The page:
In The Berg Companion to Fashion, Valerie Steele defines the ‘tattoo’ as “a permanent or semi-permanent body modification that transforms the skin.” According to Steele, the word tattoo comes from the Tahitian word ‘tautau’, meaning “to mark something.” The practice of tattooing involves puncturing the skin and depositing pigments, like ink, to create permanent patterns and designs.
A Harris Poll from 2016 indicates that about three in 10 Americans have at least one tattoo, and tattoos have reached high levels of visibility within media and popular culture. Even though perceptions are evolving, tattoos are still associated with unfounded negative stereotypes. For many, tattoos are marks of rebellion and are often associated with antisociality, criminal deviance, and even savagery.
This is unfortunate and misguided because tattoos are rooted in a rich cultural history that makes them meaningful both to the wearer and to members of their culture. Tattoos are far from new phenomena, and in order to break down the stereotypes surrounding them, we must look to their historical roots.
Steele writes that the earliest evidence of tattoos we have is Ötzi, a Stone Age mummy whose body was tattooed; these markings may have been tied to medicine, spirituality, or social status.
In different places around the world, tattoos also developed varying significance depending on the context. In the nineteenth century, for instance, British sailors returned from their exploits decorated with tattoos. The popularity of tattoos grew so immense that there was a tattoo artist at almost every British port. The tattoo designs that adorned the sailors’ bodies were often symbols of their courage and ties to their home country, which is significant considering their often lengthy and dangerous journeys at sea.
Tattoos could even signify royalty; in 1862, to commemorate his journey to Jerusalem, Prince Edward of Wales had a holy cross tattooed onto his arm.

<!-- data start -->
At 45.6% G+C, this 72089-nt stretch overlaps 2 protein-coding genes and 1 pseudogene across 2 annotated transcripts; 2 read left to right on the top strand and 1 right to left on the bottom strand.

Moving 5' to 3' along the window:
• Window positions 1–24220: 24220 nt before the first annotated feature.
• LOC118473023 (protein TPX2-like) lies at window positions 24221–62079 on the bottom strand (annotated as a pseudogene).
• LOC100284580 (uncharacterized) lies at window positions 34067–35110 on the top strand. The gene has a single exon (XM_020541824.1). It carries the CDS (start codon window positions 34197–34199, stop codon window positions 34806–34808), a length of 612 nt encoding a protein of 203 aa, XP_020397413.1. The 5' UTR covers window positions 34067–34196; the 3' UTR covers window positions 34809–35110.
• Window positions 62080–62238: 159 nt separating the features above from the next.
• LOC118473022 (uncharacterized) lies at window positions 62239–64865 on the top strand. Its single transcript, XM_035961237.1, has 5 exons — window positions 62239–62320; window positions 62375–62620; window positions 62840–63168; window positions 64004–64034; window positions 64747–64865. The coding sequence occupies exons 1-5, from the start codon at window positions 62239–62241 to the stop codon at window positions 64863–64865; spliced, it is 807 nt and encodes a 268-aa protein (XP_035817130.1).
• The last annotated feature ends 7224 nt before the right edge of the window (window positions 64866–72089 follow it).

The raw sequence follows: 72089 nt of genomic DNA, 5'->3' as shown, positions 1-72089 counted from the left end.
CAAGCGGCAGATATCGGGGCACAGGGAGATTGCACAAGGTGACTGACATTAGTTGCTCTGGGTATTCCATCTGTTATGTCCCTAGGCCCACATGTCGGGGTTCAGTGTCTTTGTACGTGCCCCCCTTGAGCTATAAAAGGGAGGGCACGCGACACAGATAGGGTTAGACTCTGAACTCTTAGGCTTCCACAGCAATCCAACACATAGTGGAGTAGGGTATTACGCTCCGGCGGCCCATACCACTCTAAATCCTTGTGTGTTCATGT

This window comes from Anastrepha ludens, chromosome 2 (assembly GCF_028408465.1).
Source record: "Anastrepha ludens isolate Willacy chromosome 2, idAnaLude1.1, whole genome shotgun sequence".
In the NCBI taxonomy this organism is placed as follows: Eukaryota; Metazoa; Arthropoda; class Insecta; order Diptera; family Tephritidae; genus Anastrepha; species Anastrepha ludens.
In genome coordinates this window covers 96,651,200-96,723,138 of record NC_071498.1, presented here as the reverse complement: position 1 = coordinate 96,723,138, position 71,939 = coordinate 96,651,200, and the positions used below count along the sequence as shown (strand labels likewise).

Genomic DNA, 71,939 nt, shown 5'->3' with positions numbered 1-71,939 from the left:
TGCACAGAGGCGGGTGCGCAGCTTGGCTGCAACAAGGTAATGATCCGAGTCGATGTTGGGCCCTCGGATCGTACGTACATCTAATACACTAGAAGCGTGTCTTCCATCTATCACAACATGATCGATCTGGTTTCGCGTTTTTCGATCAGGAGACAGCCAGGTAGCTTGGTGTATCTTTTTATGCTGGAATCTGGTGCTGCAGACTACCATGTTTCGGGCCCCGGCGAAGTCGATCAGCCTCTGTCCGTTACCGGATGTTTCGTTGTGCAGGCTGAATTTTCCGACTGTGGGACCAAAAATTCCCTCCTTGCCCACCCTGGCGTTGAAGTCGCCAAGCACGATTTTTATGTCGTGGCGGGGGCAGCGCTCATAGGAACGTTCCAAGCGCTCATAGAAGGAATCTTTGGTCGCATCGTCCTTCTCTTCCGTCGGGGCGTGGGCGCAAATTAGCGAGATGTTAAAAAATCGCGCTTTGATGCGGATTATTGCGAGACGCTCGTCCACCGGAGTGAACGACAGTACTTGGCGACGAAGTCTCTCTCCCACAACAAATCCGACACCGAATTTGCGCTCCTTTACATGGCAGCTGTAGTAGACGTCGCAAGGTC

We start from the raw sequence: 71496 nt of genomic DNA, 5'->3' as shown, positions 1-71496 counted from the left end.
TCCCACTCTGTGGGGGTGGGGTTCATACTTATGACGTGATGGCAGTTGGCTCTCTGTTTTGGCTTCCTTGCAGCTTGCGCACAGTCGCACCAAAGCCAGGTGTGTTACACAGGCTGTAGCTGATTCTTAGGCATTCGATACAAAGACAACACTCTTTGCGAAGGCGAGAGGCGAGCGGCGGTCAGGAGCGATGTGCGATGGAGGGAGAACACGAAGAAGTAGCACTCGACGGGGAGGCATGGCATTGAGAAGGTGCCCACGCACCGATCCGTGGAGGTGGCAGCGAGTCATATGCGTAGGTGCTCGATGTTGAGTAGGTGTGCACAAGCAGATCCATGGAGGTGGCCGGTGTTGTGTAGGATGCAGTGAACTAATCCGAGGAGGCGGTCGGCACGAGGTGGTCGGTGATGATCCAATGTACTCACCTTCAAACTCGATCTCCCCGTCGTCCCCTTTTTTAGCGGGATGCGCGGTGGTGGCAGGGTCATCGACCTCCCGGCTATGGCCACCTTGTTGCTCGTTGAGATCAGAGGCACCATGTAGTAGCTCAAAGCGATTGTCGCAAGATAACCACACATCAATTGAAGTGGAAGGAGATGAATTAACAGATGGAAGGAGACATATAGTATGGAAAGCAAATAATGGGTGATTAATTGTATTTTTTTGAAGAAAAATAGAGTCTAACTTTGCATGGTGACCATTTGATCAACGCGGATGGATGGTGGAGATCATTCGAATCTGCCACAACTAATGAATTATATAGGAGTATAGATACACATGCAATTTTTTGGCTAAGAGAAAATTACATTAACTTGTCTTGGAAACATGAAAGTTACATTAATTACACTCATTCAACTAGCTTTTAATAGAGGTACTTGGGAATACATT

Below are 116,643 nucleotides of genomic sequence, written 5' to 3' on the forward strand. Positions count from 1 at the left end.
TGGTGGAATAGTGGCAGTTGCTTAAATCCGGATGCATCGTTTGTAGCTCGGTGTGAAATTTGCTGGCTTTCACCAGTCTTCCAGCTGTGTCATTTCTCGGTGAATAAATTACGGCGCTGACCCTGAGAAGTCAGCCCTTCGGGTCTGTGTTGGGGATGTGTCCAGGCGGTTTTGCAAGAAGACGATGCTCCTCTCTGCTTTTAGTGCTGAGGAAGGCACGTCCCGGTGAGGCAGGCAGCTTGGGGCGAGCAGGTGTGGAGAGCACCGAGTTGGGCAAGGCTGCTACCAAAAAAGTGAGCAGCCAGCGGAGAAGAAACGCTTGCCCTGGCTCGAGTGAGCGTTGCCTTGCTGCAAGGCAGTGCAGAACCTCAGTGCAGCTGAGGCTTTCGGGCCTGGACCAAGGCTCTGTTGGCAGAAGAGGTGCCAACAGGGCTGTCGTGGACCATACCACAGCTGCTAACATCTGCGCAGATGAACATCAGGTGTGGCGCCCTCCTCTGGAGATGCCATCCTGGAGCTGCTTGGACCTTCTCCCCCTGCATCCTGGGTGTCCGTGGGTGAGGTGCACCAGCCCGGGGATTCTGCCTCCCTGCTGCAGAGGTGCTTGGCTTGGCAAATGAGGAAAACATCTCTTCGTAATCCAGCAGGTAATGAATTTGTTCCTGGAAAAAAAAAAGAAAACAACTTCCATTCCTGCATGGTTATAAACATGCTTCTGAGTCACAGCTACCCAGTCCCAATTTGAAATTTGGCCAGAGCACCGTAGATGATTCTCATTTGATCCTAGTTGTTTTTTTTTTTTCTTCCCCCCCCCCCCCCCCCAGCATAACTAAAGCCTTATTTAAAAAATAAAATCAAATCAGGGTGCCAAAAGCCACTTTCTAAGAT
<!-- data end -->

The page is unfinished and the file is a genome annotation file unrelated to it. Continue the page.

When considering earlier historical records of tattoos, it is clear they were pervasive and celebrated by members of both the lower-class and the upper-class. In fact, according to Theresa M. Winge’s book Body Style, most of our negative associations with tattoos have roots in the later part of the twentieth century. At this time, body modification exploded in subcultures such as motorcycle gangs, street gangs, and punks — all of which were associated with deviance.
Those who paint tattoos in a negative light often recall these groups and consequently make assumptions about tattoo wearers. Yet, this narrow view of tattooing overlooks the nuance associated with the practice, both culturally and socially. It is a sliver of tattoo history that is blown out of proportion, considering the robustness of said history.
Furthermore, it is true that tattoos represent group solidarity — they act as markers of members belonging to a subculture or group, and they are often considered more meaningful than piercings or hairstyles. This is due to their permanence, which can symbolize the loyalty a member has to their group. The idea of using tattoos to signify solidarity not only applies to deviants, but also to family, friends, and other intimate social groups that choose to get tattooed as a symbol of their bond.
Tattoos can also be a marker of individuality. Seen this way, tattooing is an accessible form of self-expression; one that is certainly not limited to the subcultures often depicted in association with it.
What is most concerning is that negative stereotypes of tattoos are often tied to pre-existing prejudices and assumptions about marginalized groups.
North American subcultures, such as the Modern Primitives, often romanticize and exoticize the tattoos of non-Western cultures, namely the Polynesians. Indeed, the co-opting of cultural markers into individual fashion statements is a recurring theme in fashion, not unique to tattoos.
Prejudices towards certain groups — whether they are members of a native tribe or individuals in a motorcycle gang — are pervasive, and negative perceptions of tattoos often reflect these underlying problems. It is these harmful ideas that ought to be attacked head on, in the hopes of treating others in a more compassionate and open-minded manner, regardless of our differences. Meanwhile, tattoos as markers of this individuality should be celebrated for the art form that they are.
Ayesha Tak is a fourth-year student at UTM studying Statistics and Sociology.